This Day in History – 4 Nisan/April 12

Harav Yochanan of Rachmastrivka
Harav Yochanan of Rachmastrivka

In 5698/1938, anti-Jewish riots erupted in Dabrowa, Poland.


 

Yahrtzeiten

5625/1865, Harav Yaakov Tzvi of Kelenburg, zt”l, mechaber of Haksav V’hakabbalah

5703/1943, Harav Avraham Yehoshua Heschel of Mezhibuzh-Tarnopol, zt”l


 

5655/1895, Harav Yochanan Twersky Of Rachmastrivka, zt”l

Harav Yochanan of Rachmastrivka was born in 5576/1816 to Harav Mordechai, known as the Maggid of Chernobyl, and Rebbetzin Feige, the daughter of Rav David Leikes, a talmid of the Baal Shem Tov. He was the youngest of eight brothers, each of whom became a Rebbe. From early childhood Reb Yochanan was known for his righteousness and humility, epitomizing precision and devotion to every facet of Torah and mitzvos.

Asked whether he was named after Rabi Yochanan ben Zakkai, he would answer humbly, “Yes. My name is indeed Yochanan and my father is zakkai (worthy).” Despite these protestations, his father, the Maggid of Chernobyl, said that Reb Yochanan possessed the neshamah of Rabi Yochanan ben Zakkai.

Reb Yochanan married Channah, the daughter of Harav Pinchas Landau of Kolk.

When the Maggid of Chernobyl was niftar, his sons gathered to divide his spiritual inheritance. One took his kind heart, another took his sharp mind, and so on. Reb Yochanan wanted to take his father’s gornisht, his nothingness — meaning his father’s deep humility. But when his brother Harav Moshe of Koristchov took the gornisht, Reb Yochanan was left with gor gornisht, absolutely nothing, and he was pleased. Indeed, he was distinguished by his profound humility and self-negation.

Unlike his brothers, Reb Yochanan did not begin to lead Chassidim immediately upon his father’s petirah; instead, he stayed with his brother’s court in Chernobyl. But a few years later he succumbed to the entreaties of the Chassidim and set up a court in Rachmastrivka, in order to strengthen Yiddishkeit and Chassidus in that particular area.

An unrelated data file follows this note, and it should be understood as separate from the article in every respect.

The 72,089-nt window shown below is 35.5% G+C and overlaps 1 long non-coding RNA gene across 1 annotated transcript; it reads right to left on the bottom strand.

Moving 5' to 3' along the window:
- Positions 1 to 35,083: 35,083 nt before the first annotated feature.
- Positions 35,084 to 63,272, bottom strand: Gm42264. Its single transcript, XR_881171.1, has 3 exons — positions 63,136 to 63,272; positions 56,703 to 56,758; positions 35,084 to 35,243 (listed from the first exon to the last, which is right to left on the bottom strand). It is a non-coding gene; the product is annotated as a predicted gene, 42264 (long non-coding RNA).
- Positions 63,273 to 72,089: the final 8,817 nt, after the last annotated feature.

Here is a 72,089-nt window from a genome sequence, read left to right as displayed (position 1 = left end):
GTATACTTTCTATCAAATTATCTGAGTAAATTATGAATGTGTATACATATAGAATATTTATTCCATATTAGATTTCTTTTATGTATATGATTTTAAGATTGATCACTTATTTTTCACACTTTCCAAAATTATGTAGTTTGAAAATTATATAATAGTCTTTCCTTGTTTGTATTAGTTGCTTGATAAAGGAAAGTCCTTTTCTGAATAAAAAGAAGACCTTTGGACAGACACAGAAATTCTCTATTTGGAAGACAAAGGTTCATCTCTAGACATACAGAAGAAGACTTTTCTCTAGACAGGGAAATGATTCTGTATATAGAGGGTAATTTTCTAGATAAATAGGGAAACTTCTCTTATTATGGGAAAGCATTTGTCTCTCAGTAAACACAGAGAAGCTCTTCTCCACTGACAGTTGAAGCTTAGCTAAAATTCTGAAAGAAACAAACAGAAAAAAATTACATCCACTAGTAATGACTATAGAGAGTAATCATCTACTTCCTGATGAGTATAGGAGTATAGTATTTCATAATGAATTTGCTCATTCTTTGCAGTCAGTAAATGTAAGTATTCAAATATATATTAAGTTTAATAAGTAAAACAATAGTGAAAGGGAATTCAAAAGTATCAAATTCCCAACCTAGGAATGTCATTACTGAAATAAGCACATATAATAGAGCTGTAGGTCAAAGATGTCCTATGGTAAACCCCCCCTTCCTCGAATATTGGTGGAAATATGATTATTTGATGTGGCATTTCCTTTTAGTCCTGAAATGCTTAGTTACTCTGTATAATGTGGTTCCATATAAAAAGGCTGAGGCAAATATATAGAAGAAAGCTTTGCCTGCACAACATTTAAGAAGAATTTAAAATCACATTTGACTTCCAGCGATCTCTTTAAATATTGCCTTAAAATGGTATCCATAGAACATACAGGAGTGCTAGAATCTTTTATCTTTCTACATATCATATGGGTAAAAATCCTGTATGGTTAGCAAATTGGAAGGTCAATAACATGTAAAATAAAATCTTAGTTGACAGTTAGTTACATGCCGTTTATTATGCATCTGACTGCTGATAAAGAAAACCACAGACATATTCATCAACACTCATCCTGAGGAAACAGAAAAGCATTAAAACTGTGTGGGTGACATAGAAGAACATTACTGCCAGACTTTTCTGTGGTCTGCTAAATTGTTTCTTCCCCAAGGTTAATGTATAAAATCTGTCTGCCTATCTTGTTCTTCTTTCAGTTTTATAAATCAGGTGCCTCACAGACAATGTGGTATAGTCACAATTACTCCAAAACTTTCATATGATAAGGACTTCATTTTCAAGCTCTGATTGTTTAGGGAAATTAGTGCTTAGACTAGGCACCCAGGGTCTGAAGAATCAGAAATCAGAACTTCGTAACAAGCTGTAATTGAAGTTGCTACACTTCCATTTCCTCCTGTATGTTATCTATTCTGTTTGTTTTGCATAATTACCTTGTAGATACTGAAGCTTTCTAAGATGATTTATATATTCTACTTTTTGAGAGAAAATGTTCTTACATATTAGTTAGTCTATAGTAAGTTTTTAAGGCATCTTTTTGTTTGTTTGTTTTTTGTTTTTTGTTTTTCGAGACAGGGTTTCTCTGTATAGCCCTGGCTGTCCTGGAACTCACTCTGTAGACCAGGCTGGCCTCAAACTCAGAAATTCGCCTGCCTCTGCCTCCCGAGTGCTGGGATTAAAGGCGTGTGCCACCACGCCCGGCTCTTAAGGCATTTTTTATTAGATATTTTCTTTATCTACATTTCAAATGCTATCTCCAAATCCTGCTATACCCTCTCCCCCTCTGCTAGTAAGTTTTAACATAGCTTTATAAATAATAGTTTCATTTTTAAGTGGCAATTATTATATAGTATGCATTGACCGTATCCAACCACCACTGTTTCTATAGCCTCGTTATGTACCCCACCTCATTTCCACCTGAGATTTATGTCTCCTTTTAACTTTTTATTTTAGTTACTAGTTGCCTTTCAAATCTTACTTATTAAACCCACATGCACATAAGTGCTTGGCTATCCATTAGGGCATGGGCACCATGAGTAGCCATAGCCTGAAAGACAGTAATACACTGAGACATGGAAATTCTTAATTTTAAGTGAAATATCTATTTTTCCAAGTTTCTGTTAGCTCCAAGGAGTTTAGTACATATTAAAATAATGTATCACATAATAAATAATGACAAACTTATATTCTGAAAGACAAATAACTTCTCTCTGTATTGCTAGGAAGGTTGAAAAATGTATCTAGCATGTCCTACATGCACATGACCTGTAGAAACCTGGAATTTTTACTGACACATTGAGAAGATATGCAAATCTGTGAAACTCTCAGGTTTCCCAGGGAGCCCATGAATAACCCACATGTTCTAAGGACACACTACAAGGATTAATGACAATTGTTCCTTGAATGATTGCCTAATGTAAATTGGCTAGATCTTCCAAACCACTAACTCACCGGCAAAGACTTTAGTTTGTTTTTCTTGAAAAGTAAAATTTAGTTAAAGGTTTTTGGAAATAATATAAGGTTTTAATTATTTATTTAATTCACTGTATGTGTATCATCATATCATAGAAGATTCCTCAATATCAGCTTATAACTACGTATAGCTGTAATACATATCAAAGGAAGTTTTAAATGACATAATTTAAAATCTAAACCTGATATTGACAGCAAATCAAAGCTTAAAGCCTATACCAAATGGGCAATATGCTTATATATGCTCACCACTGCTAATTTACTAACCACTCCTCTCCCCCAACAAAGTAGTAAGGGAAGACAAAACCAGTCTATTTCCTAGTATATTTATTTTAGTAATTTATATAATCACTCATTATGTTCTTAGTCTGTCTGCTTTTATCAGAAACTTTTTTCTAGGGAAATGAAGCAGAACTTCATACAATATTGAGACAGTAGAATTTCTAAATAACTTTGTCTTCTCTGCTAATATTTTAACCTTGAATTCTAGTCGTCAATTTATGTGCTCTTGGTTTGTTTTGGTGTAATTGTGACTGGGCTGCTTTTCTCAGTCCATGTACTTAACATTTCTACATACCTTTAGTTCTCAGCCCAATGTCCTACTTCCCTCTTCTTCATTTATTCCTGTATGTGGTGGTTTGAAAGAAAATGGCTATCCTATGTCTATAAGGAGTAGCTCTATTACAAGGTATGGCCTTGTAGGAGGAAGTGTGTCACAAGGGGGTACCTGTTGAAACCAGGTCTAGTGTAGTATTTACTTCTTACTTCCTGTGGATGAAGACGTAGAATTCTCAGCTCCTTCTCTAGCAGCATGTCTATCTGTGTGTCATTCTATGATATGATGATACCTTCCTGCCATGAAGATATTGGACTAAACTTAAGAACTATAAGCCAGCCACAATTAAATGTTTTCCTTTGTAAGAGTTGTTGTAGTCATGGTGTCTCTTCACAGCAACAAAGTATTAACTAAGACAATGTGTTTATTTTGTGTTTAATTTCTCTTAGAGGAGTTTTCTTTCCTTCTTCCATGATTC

Rachmastrivka (also known as Ratmistrivka) was a town in western Russia (now located in eastern Ukraine). Rav Yochanan would travel to his Chassidim in the surrounding villages to give them chizuk and to accept their kvitlach.

He once arrived in a certain town, where almost all the townspeople came out to greet him. One resident, however, resented the honor being shown the Rebbe. He approached Reb Yochanan and challenged him: “You claim to be so humble. Why do you think you deserve all this honor?” The Rebbe replied, “I really don’t know why people give me all this honor. But if they do, it must be retzon Hashem, and if it is retzon Hashem, it is the right thing for people to respond to me as they do.”

He was revered and beloved by the Chassidim of the Chernobyler dynasty.

He was niftar on 4 Nisan 5655/1895, and buried in Rachmastrivka.

Zechuso yagen aleinu.


 

April 12

In 1606, England’s King James I decreed the design of the original Union Flag, which combined the flags of England and Scotland.

In 1861, the American Civil War began as Confederate forces opened fire on Fort Sumter in South Carolina.

In 1955, the Salk vaccine against polio was declared safe and effective.

In 1990, in its first meeting, East Germany’s first democratically elected parliament acknowledged responsibility for the Nazi Holocaust, and asked the forgiveness of Jews and others who had suffered.